Seeking to avoid the 60% threshold of voter approval necessary to hold their seats on the bench in a retention election, three St. Clair County Circuit Court judges will in 2016 sidestep the spirit of Article VI, Section 12(d) of the Illinois Constitution. Because the constitution says that previously elected circuit and appellate court judges “may” seek retention, not “shall” seek retention in nonpartisan elections, clever Judges John BaricevicRobert Haida, and Robert LeChien have opted instead to run – likely unopposed – in 2016’s partisan primary and general elections wherein they can better capitalize on their Democratic Party affiliation and need only a simple plurality of votes to stay on the bench.

Rattled somewhat by the fact that their traditional Democratic stronghold of St. Clair County went Republican in 2014’s gubernatorial election, Judges Baricevic, Haida and LeChien may be feeling vulnerable were a “no to retention” campaign to be waged against them.

Ann M. Lousin, a professor at the John Marshall Law School and expert on the state constitution told the Chicago Law Bulletin that recent controversial retention ghts in Illinois — such as the one Supreme Court Justice Lloyd A. Karmeier faced in 2014 — have made some circuit judges more likely to opt for general elections instead. “It certainly is getting around things, that’s for sure,” she said. “You might say it violates the spirit of the constitu- tion.” But she insists what the judges are doing is lawful.


The now retired judge most credited for originally leading Madison County into Judicial Hellholes infamy is the Hon. Nicholas G. Byron. It was on his watch many years ago that first class actions and then asbestos litigation exploded. Now 85, Byron left the bench in 2008 but has kept his hand in the law. He has joined a small plaintiffs’ law firm with offices in Edwardsville, Illinois, and has otherwise tried to show continuing solidarity with personal injury lawyers.

In September 2015 Judge Byron filed a defamation lawsuit against the Madison Record, one of its reporters, and a law professor she had quoted in a September 2014 news story suggesting that Byron’s administration of civil justice in Madison County back in the day had been corrupted by his relationship with the plaintiffs’ lawyers practicing there. Considering that this opinion is one not unreasonably held by at least several thousand people with knowledge of the relevant history, and that judges are by definition public figures with a bigger burden of proof in such cases, Byron’s suit may face an uphill fight – even on his home turf in Madison County.

But not to worry because Judge Byron wisely hedged his bet by filing a second potentially lucrative lawsuit for himself just a month later. In October 2015, he sued Wal-Mart Stores, Inc., alleging injuries to his ribs and tailbone after falling from a saddle stool he purchased pre-assembled from a store in Glen Carbon, Illinois. He claims he incurred significant medical costs and suffered “severe pain, disfigurement and loss of a normal life.”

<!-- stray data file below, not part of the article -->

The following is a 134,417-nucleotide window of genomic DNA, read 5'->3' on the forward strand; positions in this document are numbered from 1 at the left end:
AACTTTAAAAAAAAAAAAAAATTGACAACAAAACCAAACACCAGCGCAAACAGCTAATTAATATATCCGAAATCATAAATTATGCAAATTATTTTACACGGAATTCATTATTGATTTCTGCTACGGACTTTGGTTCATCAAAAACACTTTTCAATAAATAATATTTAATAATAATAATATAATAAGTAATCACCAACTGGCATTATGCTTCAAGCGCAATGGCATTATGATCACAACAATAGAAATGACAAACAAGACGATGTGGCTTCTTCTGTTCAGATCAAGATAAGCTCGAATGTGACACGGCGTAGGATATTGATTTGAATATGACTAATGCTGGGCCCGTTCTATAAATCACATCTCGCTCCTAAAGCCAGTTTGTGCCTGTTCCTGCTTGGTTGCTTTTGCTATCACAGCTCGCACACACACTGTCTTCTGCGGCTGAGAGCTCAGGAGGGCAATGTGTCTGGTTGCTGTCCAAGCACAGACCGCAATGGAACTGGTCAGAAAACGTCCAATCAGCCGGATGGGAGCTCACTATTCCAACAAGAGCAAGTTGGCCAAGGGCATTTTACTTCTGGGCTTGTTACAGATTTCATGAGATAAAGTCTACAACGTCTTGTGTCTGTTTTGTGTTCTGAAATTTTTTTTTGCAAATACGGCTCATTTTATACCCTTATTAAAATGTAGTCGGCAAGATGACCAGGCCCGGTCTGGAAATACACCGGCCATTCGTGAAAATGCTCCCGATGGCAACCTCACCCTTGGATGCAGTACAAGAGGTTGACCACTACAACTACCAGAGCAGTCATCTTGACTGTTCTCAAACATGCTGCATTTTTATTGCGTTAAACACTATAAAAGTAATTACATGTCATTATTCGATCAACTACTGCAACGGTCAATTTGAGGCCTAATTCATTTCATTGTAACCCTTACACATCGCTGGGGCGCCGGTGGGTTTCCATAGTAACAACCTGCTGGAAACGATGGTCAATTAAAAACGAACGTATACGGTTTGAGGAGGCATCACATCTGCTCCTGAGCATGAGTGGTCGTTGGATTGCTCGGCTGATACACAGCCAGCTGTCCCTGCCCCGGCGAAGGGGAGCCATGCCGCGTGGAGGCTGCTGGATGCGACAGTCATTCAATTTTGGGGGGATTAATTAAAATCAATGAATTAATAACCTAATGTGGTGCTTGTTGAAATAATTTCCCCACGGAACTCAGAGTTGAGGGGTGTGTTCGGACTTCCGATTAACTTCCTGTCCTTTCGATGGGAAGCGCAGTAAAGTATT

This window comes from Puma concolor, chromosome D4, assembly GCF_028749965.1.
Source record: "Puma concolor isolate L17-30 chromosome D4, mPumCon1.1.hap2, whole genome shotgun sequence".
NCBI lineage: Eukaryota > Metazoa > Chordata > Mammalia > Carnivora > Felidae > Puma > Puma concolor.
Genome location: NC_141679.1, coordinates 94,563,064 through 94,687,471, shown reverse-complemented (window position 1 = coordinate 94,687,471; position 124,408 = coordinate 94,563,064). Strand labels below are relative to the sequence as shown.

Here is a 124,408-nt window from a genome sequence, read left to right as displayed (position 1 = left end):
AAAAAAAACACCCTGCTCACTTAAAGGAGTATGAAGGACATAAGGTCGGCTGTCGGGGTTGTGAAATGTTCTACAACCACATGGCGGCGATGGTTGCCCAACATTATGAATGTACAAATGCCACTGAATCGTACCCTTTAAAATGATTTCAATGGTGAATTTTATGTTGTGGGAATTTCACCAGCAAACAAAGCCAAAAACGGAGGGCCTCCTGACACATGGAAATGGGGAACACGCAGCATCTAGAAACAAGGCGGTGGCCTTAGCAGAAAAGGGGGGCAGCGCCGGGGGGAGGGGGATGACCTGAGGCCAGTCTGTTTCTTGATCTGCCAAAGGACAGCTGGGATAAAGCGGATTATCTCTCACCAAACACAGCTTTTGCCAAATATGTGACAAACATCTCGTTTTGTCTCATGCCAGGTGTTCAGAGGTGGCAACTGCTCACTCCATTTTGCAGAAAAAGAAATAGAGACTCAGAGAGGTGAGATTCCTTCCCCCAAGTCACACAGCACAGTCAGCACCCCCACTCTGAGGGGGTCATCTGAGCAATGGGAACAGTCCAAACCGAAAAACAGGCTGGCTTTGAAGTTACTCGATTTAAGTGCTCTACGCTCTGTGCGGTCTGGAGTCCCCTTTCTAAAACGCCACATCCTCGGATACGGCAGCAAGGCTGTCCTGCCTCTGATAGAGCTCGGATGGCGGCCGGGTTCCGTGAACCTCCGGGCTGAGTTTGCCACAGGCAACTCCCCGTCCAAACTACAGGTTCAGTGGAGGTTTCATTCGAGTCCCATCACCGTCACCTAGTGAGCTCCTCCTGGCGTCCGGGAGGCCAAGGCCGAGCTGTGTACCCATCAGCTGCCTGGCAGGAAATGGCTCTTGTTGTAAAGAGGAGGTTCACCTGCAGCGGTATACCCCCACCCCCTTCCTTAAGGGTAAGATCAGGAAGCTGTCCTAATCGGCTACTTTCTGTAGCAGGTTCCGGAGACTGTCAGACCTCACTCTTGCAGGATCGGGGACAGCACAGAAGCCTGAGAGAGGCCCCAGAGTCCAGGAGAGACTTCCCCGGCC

Of course, filing lawsuits seems to be part of a normal life for retired Madison County judges, so this case may be a little tricky to prove, too. But don’t bet against Judge Byron unless the respective defendants he’s targeted manage to have the litigation removed to more neutral jurisdictions (and good luck with that)


This report has previously covered the saga of Price v. Phillip Morris, an original Madison County class-action lawsuit that refuses to die. With a vampire’s determination to avoid the light, plaintiffs’ counsel has tried repeatedly for more than a decade to revive a monstrous initial judgment of $10.1 billion, leading to a uniquely disturbing procedural history.

Originally brought in 2003, the litigation sought damages on behalf of all Illinois residents who had purchased “light” cigarettes since their introduction in 1971. After a three-month bench trial presided over by Judge Byron himself, the defendant appealed and in 2005 convinced the Illinois Supreme Court to overturn Byron’s ruling, successfully arguing that because the Federal Trade Commission allowed the marketing of “low tar” and “light” cigarettes it was not liable under the state’s Consumer Fraud Act. End of story? Not quite.

Beginning in 2008, plaintiffs’ counsel seized on a U.S. Supreme Court ruling about a distinctly different question of whether subsequent federal law that regulated cigarette advertising preempted Maine’s consumer protection law. Twice plaintiffs’ petitioned the trial court in Madison County to reinstate the judgment and, incredibly, they twice won favorable rulings from Judge Byron’s replacement, Circuit Court Judge Dennis Ruth. A Fifth Appellate District reversed Judge Ruth and dismissed the first petition attempt but, on the second, affirmed and took the unusual step of reinstating the by then decade-old $10.1 billion verdict.

Skipping ahead, Illinois’ Supreme Court again heard oral arguments in the case in May 2015, and in early November it overruled both the appellate and circuit courts’ reinstatement. The high court effectively said that plaintiffs can only revive their undead case by bringing a motion directly with it – the last appellate court to have heard the case.

So while the plaintiffs’ attorneys driving this case may or may not see their reflections in a mirror, they’ll almost certainly be seen back before the state high court, trying to convince the justices that, even though they lost fair and square under existing law long ago, they should now be granted a win and allowed to take a nearly $2 billion contingency-fee bite out of the original other-worldly damages award.